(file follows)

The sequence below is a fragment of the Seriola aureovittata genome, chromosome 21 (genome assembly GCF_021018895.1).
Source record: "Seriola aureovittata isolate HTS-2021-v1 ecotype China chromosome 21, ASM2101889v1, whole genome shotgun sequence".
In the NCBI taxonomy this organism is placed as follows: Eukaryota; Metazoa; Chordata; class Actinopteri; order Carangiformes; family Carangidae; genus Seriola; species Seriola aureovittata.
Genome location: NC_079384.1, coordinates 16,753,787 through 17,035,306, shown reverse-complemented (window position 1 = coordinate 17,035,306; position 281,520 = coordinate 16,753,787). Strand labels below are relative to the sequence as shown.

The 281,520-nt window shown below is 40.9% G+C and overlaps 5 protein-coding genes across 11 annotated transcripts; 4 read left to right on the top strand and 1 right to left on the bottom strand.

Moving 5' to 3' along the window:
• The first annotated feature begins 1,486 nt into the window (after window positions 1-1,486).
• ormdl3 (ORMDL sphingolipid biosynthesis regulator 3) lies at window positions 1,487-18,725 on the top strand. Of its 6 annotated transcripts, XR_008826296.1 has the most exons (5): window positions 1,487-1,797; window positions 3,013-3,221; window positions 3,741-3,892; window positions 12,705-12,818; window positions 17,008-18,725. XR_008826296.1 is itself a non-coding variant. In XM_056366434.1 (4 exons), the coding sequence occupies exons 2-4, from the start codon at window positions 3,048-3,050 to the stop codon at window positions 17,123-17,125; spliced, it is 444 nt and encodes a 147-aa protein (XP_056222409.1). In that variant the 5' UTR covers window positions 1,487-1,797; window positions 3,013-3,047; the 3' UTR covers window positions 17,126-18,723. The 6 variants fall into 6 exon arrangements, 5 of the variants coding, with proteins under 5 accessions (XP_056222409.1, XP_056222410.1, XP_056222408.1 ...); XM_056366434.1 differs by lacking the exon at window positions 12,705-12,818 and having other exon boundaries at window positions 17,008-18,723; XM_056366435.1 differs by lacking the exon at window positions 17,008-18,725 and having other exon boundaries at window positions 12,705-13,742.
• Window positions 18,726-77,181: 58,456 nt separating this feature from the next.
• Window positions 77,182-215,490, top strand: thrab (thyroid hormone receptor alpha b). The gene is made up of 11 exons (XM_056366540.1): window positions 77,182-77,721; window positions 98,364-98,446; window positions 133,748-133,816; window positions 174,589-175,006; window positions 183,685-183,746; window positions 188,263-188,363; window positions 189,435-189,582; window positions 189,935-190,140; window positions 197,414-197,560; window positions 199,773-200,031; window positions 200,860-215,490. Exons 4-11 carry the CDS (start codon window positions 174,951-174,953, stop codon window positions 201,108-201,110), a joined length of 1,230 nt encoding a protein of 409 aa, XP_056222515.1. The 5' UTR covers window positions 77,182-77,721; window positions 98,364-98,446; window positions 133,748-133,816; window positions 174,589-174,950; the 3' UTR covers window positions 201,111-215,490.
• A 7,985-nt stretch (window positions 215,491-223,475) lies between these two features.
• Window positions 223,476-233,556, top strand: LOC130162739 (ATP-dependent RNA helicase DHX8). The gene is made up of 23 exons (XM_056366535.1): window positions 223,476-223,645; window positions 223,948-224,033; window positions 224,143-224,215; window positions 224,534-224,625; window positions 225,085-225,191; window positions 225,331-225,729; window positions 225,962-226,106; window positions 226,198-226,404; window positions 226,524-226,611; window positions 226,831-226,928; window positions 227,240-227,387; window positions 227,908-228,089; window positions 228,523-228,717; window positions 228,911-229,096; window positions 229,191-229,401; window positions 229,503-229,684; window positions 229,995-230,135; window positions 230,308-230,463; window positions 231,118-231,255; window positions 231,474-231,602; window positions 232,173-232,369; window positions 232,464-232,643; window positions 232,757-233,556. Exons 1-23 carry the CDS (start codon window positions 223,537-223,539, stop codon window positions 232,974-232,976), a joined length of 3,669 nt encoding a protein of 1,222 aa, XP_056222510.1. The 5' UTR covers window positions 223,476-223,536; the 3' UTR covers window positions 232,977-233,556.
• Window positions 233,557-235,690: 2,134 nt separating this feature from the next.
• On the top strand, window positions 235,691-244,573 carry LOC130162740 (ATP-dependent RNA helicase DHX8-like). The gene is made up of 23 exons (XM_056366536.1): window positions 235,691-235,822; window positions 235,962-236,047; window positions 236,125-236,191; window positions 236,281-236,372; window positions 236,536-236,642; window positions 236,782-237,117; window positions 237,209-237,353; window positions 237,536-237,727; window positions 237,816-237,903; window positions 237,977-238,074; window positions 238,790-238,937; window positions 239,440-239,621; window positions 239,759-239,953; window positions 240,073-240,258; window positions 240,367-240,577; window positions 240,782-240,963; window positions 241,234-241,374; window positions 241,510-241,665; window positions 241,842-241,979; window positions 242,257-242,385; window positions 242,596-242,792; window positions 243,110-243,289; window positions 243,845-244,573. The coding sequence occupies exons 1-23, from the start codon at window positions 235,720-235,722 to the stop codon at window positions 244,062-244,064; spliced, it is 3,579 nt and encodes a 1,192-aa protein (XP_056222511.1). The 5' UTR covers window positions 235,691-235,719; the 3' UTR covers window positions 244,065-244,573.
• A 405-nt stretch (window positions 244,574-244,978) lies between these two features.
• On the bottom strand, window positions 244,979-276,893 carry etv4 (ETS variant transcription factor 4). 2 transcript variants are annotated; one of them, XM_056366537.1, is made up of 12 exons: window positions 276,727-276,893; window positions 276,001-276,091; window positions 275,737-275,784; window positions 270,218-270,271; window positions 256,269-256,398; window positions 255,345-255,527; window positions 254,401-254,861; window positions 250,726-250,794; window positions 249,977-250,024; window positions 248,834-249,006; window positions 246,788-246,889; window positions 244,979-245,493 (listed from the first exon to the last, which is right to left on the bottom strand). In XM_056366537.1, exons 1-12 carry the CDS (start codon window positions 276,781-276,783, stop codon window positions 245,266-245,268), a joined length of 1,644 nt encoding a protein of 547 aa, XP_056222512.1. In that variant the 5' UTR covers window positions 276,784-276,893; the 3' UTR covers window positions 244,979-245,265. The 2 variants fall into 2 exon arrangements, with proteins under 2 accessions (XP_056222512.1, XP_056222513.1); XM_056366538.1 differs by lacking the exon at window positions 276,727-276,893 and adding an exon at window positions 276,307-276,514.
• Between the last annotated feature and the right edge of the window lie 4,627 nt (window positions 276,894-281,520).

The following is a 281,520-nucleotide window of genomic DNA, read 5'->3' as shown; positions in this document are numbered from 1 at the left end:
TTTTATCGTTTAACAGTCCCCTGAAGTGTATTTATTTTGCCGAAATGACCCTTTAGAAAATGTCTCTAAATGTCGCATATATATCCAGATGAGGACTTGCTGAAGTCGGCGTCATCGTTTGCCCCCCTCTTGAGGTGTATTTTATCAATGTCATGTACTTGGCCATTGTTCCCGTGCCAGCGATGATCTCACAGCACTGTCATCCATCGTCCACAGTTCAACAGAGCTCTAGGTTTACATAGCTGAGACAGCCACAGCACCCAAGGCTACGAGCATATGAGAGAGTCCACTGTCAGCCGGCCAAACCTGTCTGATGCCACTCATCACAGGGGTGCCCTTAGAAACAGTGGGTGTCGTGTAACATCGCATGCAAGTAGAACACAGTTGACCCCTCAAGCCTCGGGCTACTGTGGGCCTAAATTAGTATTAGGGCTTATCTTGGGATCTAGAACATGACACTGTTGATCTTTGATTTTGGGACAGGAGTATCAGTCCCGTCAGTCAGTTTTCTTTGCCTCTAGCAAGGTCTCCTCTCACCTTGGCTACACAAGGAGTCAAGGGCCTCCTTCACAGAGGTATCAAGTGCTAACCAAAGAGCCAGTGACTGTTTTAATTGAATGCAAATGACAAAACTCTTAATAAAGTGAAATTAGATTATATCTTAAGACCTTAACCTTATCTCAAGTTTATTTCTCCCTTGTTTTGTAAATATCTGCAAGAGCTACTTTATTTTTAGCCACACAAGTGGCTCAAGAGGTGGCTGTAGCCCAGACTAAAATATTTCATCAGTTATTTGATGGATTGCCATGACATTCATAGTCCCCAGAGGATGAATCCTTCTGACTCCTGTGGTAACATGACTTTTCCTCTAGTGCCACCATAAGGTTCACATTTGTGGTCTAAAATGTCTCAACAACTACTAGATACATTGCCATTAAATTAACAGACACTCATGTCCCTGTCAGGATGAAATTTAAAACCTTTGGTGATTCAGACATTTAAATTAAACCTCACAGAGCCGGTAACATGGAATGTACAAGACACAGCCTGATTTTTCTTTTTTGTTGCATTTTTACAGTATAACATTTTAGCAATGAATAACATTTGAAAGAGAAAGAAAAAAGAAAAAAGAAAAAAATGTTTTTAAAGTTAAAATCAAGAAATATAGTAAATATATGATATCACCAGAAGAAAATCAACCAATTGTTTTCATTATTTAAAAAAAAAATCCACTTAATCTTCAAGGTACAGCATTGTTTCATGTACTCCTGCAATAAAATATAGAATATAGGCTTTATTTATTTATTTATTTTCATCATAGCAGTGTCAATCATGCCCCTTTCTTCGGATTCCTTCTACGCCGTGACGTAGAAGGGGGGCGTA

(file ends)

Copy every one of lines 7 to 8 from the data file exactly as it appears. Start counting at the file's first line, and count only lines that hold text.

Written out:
• The first annotated feature begins 1,486 nt into the window (after window positions 1-1,486).
• ormdl3 (ORMDL sphingolipid biosynthesis regulator 3) lies at window positions 1,487-18,725 on the top strand. Of its 6 annotated transcripts, XR_008826296.1 has the most exons (5): window positions 1,487-1,797; window positions 3,013-3,221; window positions 3,741-3,892; window positions 12,705-12,818; window positions 17,008-18,725. XR_008826296.1 is itself a non-coding variant. In XM_056366434.1 (4 exons), the coding sequence occupies exons 2-4, from the start codon at window positions 3,048-3,050 to the stop codon at window positions 17,123-17,125; spliced, it is 444 nt and encodes a 147-aa protein (XP_056222409.1). In that variant the 5' UTR covers window positions 1,487-1,797; window positions 3,013-3,047; the 3' UTR covers window positions 17,126-18,723. The 6 variants fall into 6 exon arrangements, 5 of the variants coding, with proteins under 5 accessions (XP_056222409.1, XP_056222410.1, XP_056222408.1 ...); XM_056366434.1 differs by lacking the exon at window positions 12,705-12,818 and having other exon boundaries at window positions 17,008-18,723; XM_056366435.1 differs by lacking the exon at window positions 17,008-18,725 and having other exon boundaries at window positions 12,705-13,742.